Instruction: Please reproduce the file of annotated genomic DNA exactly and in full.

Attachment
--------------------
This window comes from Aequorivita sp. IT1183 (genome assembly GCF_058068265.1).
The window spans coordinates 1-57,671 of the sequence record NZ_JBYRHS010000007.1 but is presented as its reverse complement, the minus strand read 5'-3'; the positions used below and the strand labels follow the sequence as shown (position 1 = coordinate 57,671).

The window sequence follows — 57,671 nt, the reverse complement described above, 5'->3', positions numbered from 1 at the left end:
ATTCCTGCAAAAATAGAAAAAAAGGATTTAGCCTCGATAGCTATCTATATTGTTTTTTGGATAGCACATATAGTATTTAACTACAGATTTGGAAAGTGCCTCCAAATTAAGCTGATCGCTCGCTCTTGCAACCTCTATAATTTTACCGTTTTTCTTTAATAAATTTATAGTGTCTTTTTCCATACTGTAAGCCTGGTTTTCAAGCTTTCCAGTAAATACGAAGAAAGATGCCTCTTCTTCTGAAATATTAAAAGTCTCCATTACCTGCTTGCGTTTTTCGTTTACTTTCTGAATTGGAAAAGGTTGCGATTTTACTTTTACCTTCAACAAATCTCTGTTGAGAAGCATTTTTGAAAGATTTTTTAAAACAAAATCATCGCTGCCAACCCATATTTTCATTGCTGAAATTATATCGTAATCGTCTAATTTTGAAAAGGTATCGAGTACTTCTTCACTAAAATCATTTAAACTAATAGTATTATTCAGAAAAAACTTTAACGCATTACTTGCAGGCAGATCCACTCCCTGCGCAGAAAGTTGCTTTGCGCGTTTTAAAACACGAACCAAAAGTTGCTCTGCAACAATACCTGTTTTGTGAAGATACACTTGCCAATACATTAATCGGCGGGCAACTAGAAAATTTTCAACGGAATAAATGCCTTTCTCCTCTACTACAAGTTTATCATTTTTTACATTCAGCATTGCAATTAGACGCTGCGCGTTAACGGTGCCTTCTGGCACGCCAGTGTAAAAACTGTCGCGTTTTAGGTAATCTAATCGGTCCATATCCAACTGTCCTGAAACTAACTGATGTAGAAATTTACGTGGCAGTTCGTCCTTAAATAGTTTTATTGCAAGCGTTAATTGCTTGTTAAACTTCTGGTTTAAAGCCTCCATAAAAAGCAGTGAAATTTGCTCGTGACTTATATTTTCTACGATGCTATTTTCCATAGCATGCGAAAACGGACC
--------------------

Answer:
This window comes from Aequorivita sp. IT1183 (genome assembly GCF_058068265.1).
The window spans coordinates 1-57,671 of the sequence record NZ_JBYRHS010000007.1 but is presented as its reverse complement, the minus strand read 5'-3'; the positions used below and the strand labels follow the sequence as shown (position 1 = coordinate 57,671).

The window sequence follows — 57,671 nt, the reverse complement described above, 5'->3', positions numbered from 1 at the left end:
ATTCCTGCAAAAATAGAAAAAAAGGATTTAGCCTCGATAGCTATCTATATTGTTTTTTGGATAGCACATATAGTATTTAACTACAGATTTGGAAAGTGCCTCCAAATTAAGCTGATCGCTCGCTCTTGCAACCTCTATAATTTTACCGTTTTTCTTTAATAAATTTATAGTGTCTTTTTCCATACTGTAAGCCTGGTTTTCAAGCTTTCCAGTAAATACGAAGAAAGATGCCTCTTCTTCTGAAATATTAAAAGTCTCCATTACCTGCTTGCGTTTTTCGTTTACTTTCTGAATTGGAAAAGGTTGCGATTTTACTTTTACCTTCAACAAATCTCTGTTGAGAAGCATTTTTGAAAGATTTTTTAAAACAAAATCATCGCTGCCAACCCATATTTTCATTGCTGAAATTATATCGTAATCGTCTAATTTTGAAAAGGTATCGAGTACTTCTTCACTAAAATCATTTAAACTAATAGTATTATTCAGAAAAAACTTTAACGCATTACTTGCAGGCAGATCCACTCCCTGCGCAGAAAGTTGCTTTGCGCGTTTTAAAACACGAACCAAAAGTTGCTCTGCAACAATACCTGTTTTGTGAAGATACACTTGCCAATACATTAATCGGCGGGCAACTAGAAAATTTTCAACGGAATAAATGCCTTTCTCCTCTACTACAAGTTTATCATTTTTTACATTCAGCATTGCAATTAGACGCTGCGCGTTAACGGTGCCTTCTGGCACGCCAGTGTAAAAACTGTCGCGTTTTAGGTAATCTAATCGGTCCATATCCAACTGTCCTGAAACTAACTGATGTAGAAATTTACGTGGCAGTTCGTCCTTAAATAGTTTTATTGCAAGCGTTAATTGCTTGTTAAACTTCTGGTTTAAAGCCTCCATAAAAAGCAGTGAAATTTGCTCGTGACTTATATTTTCTACGATGCTATTTTCCATAGCATGCGAAAACGGACC